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H.R. 3604 (ih); To establish the Carrizo Plain National Conservation Area in the State of California, and for other purp

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H.R. 3604 (ih); To establish the Carrizo Plain National Conservation Area in the State of California, and for other purp Powered By Docstoc
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105TH CONGRESS 2D SESSION

H. R. 3604

To establish the Carrizo Plain National Conservation Area in the State of California, and for other purposes.

IN THE HOUSE OF REPRESENTATIVES
Mrs. CAPPS MARCH 31, 1998 (for herself and Mr. THOMAS) introduced the following bill; which was referred to the Committee on Resources

A BILL
To establish the Carrizo Plain National Conservation Area in the State of California, and for other purposes. 1 Be it enacted by the Senate and House of Representa-

2 tives of the United States of America in Congress assembled, 3 4
SECTION 1. SHORT TITLE.

This Act may be cited as the ‘‘Carrizo Plain National

5 Conservation Area Act of 1998’’. 6 7 8 9 10
SEC. 2. FINDINGS.

The Congress finds the following: (1) The public lands administered by the Bureau of Land Management in the State of California within the Carrizo Plain contain the last remnants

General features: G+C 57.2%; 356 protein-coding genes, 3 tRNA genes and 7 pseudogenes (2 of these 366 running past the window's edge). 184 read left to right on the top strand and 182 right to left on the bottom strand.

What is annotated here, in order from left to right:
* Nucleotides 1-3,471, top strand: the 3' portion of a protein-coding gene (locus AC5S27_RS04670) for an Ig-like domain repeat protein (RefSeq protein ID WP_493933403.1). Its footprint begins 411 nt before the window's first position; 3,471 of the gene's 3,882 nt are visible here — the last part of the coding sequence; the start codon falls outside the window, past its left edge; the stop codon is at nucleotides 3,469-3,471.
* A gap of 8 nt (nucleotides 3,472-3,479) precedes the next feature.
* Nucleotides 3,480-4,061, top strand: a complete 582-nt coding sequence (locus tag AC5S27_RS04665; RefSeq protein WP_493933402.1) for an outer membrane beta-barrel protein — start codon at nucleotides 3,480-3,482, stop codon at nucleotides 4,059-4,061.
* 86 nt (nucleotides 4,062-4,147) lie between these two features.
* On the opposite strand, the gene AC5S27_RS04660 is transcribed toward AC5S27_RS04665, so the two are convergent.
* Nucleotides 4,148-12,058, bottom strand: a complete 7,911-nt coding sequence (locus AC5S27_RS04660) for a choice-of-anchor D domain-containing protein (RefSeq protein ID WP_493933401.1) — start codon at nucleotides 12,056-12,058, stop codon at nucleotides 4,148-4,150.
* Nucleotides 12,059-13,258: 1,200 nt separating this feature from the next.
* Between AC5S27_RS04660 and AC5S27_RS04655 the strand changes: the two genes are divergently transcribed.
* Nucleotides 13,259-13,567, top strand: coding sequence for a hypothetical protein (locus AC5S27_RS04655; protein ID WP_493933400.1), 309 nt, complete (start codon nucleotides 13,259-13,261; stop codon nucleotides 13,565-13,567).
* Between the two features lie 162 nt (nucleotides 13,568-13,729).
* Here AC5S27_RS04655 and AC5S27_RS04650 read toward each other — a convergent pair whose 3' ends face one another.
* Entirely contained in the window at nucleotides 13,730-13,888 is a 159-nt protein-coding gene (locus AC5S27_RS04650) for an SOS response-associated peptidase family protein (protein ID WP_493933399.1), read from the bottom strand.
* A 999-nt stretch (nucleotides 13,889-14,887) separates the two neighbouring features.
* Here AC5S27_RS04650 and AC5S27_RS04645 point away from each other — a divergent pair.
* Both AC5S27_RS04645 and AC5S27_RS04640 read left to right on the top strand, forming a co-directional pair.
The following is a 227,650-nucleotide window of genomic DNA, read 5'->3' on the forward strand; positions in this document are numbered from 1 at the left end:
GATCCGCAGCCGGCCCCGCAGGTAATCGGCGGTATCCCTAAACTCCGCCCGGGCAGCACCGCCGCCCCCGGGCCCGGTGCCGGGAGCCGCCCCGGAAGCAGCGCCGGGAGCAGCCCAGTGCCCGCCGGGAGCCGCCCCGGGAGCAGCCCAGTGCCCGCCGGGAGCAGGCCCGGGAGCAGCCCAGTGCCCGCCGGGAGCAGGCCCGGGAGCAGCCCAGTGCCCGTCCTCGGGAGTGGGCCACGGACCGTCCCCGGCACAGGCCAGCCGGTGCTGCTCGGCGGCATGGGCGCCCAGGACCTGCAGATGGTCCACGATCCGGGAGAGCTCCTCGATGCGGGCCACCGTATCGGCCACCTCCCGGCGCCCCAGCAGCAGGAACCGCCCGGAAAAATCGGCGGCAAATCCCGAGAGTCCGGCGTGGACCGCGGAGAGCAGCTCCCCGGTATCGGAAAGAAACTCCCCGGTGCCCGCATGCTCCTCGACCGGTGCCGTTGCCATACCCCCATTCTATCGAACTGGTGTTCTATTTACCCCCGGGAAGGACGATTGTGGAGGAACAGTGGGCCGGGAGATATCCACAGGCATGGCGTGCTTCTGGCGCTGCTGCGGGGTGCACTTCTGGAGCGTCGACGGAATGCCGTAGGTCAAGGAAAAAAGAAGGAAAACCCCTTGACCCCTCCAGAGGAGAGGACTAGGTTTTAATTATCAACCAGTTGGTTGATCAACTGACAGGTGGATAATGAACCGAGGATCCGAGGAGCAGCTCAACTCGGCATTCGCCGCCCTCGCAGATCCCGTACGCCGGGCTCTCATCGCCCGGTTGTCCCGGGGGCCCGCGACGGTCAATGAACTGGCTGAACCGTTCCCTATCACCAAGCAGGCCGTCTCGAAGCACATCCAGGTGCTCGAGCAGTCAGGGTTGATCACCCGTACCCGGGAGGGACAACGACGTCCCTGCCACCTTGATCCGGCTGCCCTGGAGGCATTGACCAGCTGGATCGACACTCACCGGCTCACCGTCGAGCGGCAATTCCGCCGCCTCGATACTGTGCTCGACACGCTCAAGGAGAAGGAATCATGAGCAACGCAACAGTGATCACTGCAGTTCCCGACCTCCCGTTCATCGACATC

2 1 2 3 4 5 6 7 8 9 10 11 12 13 14 15 16 17 18 19 20 21 22 23 24 25 of the once vast San Joaquin Valley grasslands that covered a large expanse of central California. (2) As a remnant ecosystem, these lands provide the best remaining contiguous habitat for a number of State or federally listed endangered species or threatened species, including the San Joaquin kit fox, the blunt-nosed leopard lizard, the giant kangaroo rat, and the San Joaquin antelope squirrel, and numerous other federally or State listed or sensitive plant and animal species. Many other important species of native wildlife inhabit the area, such as pronghorn antelope and tule elk. (3) In addition to its biological diversity, Carrizo Plain contains nationally significant cultural and historical sites which are very important to indigenous peoples in the area for religious and traditional cultural purposes. (4) The Carrizo Plain area also contains one of the best and most visible exposures of the geologically unique San Andreas fault, which is the boundary between the Pacific Plate (on the west) which moves northward relative to the North American Plate (on the east) and has and will continue to play a critical role in the evolution and future of California.